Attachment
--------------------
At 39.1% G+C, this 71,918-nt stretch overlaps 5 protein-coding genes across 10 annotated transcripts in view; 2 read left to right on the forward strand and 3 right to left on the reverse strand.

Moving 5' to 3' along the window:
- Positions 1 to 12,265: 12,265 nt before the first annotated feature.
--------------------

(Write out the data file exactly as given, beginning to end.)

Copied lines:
At 39.1% G+C, this 71,918-nt stretch overlaps 5 protein-coding genes across 10 annotated transcripts in view; 2 read left to right on the forward strand and 3 right to left on the reverse strand.

Moving 5' to 3' along the window:
- Positions 1 to 12,265: 12,265 nt before the first annotated feature.